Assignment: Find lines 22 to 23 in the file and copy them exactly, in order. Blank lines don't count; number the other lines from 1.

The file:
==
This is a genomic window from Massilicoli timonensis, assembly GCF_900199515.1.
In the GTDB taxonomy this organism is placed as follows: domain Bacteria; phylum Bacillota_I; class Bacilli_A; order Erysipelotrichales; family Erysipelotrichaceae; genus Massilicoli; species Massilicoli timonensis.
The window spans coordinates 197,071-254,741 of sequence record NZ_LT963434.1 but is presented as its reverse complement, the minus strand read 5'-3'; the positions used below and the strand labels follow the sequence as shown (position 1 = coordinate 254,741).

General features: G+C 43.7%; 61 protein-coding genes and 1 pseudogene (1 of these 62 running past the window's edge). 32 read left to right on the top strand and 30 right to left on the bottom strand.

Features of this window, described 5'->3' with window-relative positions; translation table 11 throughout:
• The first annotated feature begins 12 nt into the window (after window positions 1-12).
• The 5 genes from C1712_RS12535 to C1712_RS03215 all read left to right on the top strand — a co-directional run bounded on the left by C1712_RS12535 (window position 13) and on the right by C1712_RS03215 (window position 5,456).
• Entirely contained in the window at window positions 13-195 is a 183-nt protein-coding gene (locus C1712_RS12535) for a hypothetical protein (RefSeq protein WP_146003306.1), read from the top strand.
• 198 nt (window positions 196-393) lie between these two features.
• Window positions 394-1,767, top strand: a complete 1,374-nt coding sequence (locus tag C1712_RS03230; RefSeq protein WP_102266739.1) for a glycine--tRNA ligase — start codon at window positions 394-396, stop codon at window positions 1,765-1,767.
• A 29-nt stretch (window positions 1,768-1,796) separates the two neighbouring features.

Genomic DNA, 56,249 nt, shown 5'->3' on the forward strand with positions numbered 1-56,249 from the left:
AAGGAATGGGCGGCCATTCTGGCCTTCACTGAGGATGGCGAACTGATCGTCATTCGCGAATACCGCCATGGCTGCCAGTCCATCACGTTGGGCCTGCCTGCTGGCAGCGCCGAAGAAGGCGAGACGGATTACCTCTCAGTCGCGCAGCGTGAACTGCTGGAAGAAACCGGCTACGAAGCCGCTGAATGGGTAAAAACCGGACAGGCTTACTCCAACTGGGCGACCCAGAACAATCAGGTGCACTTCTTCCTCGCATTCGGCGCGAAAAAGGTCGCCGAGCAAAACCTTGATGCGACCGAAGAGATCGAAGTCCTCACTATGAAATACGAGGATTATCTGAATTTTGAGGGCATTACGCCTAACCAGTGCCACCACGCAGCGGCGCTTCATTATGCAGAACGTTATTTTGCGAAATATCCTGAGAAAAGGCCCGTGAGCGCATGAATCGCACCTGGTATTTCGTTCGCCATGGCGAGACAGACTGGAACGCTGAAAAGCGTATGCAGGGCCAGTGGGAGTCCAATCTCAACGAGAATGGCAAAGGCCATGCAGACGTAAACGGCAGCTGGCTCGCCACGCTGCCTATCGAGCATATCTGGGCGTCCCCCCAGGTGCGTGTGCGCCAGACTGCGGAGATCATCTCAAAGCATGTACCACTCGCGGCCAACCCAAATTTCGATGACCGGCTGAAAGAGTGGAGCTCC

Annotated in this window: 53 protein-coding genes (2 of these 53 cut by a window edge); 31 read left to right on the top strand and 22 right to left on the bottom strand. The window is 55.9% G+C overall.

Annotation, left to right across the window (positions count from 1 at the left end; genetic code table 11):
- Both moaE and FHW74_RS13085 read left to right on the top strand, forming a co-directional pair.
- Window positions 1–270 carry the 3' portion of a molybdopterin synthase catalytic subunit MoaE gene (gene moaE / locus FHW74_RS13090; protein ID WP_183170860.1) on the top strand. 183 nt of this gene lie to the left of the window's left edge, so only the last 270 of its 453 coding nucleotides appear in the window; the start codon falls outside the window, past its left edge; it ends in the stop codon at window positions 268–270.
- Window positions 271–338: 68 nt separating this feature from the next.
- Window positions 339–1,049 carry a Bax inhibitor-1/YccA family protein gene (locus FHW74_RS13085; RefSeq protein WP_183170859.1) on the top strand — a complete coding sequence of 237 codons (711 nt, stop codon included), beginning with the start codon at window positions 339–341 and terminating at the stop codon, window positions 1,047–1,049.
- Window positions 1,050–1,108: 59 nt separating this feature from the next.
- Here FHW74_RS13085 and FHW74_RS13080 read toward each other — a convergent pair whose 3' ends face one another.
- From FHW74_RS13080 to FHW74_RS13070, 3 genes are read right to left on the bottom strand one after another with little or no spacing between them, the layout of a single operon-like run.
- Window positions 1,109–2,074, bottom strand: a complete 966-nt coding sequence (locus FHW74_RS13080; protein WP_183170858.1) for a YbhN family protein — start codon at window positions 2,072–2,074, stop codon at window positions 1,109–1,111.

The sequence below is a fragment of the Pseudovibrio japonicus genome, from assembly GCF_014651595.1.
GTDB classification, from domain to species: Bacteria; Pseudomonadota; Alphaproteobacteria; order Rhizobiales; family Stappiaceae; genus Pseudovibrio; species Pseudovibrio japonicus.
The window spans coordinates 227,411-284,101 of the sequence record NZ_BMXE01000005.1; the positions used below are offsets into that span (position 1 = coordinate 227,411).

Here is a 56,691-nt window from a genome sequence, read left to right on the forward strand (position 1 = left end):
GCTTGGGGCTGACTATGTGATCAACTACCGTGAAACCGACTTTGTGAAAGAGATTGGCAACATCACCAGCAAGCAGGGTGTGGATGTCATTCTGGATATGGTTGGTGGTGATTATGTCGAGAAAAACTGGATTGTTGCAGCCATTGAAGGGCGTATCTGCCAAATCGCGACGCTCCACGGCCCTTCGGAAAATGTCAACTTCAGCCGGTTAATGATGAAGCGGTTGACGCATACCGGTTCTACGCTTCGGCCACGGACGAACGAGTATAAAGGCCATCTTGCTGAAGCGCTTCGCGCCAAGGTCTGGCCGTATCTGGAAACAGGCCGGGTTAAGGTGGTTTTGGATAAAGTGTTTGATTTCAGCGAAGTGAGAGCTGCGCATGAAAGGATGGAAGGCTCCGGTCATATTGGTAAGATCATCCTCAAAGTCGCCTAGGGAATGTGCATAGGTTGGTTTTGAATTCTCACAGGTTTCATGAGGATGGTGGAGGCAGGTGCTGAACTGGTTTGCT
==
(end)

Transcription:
- From FHW74_RS13080 to FHW74_RS13070, 3 genes are read right to left on the bottom strand one after another with little or no spacing between them, the layout of a single operon-like run.
- Window positions 1,109–2,074, bottom strand: a complete 966-nt coding sequence (locus FHW74_RS13080; protein WP_183170858.1) for a YbhN family protein — start codon at window positions 2,072–2,074, stop codon at window positions 1,109–1,111.